MCPHERSON, Kan. (KSNW) — An alum of McPherson College has left $1.5 million to his alma mater. The school says $1 million of the gift from the Dean Coughenour Trust will fund $50,000 in scholarships each year. The rest of the gift will support the Student Debt Project.

Dean and Verlla Coughenour (Courtesy McPherson College)

Dean Coughenour was raised by a single mom during the Great Depression. The family said he would not have been able to attend college without financial help from a McPherson-area doctor. Coughenour attended McPherson College and graduated in 1951. He also met his wife Verlla, who was a student at the college.

The Coughenours moved to Oberlin, where Dean Coughenour taught high school for five years. After that, they moved to Manhattan, where he purchased Ag Press and served as editor of the Grass and Grain newspaper. He successfully built his publishing business for the next 30 years.

Their daughter said that “paying it forward” was important to her father.

“McPherson College was one of the few things that my dad consistently supported,” Susan Lundstrom said. “His experience there established a foundation for the rest of his life. It seems fitting that we continued to support something so dear to him.”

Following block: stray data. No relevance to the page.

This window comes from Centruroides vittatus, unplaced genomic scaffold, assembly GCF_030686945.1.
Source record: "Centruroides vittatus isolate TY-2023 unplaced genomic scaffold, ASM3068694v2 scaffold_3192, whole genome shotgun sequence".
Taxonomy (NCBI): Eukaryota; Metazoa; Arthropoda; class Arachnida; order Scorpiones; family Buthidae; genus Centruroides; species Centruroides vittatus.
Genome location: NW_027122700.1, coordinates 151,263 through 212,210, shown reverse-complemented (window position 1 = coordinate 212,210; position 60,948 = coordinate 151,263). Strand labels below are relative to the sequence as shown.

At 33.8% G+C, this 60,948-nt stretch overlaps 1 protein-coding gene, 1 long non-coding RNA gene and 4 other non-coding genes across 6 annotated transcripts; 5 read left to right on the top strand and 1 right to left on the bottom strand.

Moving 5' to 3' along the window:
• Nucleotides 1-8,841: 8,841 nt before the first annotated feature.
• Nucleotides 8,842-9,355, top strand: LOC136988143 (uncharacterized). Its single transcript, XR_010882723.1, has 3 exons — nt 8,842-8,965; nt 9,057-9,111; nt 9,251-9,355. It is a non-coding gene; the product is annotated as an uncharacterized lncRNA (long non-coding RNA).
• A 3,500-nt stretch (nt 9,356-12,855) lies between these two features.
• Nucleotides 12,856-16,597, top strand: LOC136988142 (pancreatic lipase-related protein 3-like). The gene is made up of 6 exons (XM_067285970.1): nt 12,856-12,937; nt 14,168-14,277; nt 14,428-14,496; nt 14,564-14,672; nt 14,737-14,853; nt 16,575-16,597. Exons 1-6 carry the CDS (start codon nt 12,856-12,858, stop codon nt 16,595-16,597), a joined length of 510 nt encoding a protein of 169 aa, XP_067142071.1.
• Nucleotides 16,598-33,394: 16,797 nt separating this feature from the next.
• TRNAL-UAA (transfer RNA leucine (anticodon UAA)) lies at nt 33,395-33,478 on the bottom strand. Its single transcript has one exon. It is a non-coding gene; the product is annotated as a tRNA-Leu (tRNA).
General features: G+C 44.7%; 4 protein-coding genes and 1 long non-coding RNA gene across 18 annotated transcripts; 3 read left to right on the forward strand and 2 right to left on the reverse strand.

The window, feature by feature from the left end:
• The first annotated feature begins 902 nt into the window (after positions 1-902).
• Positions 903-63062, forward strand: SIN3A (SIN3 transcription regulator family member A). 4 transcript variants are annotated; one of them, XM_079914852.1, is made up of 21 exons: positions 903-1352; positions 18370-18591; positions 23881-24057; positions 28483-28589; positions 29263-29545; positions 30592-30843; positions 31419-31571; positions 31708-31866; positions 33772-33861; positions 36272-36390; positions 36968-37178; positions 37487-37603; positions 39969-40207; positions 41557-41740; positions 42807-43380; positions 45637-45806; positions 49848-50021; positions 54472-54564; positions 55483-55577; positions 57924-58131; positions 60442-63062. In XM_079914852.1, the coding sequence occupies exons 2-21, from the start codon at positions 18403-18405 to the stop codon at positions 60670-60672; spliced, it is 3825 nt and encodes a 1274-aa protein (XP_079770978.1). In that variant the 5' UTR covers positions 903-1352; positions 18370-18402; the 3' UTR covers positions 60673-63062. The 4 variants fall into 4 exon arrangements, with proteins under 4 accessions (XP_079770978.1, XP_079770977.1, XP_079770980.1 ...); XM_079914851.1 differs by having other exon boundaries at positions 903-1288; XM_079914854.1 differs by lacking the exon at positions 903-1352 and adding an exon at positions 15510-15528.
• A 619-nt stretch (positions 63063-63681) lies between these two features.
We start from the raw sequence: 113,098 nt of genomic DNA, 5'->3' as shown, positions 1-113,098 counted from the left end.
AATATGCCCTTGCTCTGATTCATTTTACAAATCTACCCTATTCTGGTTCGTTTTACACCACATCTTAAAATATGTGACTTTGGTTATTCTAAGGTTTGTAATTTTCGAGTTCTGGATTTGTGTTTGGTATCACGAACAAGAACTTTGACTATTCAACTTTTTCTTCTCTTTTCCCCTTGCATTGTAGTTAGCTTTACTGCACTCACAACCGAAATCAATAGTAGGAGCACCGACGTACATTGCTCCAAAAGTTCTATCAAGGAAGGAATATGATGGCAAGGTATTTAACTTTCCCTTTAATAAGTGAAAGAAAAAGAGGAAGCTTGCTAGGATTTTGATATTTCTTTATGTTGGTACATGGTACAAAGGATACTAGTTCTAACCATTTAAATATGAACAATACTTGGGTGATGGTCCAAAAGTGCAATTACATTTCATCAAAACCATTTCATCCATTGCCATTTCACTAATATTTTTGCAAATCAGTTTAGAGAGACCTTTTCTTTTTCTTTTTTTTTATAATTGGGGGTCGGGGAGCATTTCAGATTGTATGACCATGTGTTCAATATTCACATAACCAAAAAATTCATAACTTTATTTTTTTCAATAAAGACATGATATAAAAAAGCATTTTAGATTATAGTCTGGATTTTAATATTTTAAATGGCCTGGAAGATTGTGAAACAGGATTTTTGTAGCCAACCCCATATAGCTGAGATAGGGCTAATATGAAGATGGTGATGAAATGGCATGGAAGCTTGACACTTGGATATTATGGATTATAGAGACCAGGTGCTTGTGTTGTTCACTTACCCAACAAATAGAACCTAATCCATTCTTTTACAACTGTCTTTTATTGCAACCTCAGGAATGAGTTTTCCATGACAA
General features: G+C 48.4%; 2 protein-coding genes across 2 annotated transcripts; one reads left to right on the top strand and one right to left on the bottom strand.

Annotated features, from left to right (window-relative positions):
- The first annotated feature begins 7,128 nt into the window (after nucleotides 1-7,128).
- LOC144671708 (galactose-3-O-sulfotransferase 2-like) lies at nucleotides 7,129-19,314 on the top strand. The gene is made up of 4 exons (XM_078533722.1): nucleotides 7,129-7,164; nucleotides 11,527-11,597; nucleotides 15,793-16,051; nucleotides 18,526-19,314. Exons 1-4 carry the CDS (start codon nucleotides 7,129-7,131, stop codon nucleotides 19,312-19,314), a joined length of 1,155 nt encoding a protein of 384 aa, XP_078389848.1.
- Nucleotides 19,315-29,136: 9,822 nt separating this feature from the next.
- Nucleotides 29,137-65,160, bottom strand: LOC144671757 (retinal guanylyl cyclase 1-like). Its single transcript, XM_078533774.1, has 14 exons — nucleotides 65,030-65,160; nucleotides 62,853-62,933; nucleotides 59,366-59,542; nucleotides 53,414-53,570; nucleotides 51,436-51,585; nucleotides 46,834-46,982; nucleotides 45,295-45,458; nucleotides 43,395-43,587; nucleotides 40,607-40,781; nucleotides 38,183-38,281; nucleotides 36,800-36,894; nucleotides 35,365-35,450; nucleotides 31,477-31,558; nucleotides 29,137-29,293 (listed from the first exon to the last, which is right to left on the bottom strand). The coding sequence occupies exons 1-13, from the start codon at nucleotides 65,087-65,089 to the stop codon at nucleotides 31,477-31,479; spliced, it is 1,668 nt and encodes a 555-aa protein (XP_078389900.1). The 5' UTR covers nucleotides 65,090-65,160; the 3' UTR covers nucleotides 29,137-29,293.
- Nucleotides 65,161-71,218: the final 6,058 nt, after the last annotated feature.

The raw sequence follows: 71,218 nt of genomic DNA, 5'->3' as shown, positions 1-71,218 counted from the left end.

Dean Coughenour died in 2012. Verlla Coughenour died in 2021.

The Dean Coughenour Endowed Scholarship will focus on Kansas students who demonstrate financial need, especially those who have shown leadership abilities.

Students participating in the Student Debt Project are required to work. All the income earned from their work is applied to their McPherson College account, which earns them a 25% match, funded by McPherson College donors. In the fourth year of the program, students have reduced their debt at graduation by $12,000 per student, and the retention of students participating in the program is 93%.

“Both of these initiatives appealed to me,” Lundstrom said. “They reflect my Dad’s belief that students should take responsibility for their education while also honoring his commitment to paying back the kindness given to him as a student.”

“Dean believed that students should have some ‘skin in the game’ and take responsibility for their college education,” McPherson College President Michael Schneider said in a news release. “Both Dean and Verlla recognized the importance of work and would be pleased with the progress students are making to graduate debt free. We are grateful that the Dean Coughenour Trust is recognizing the legacy of two special, hard-working McPherson College graduates.”

The school has celebrated several donations and developments this year. In May, Dr. Richard Lundquist, a California philanthropist, donated a 1972 Enzo Ferrari, valued at more than $600,000, to the school’s Auto Restoration Program.

Later in May, Lundquist and his wife Melanie donated $25 million to the college for the Building Community Campaign.

And last month, McPherson College announced three major building projects.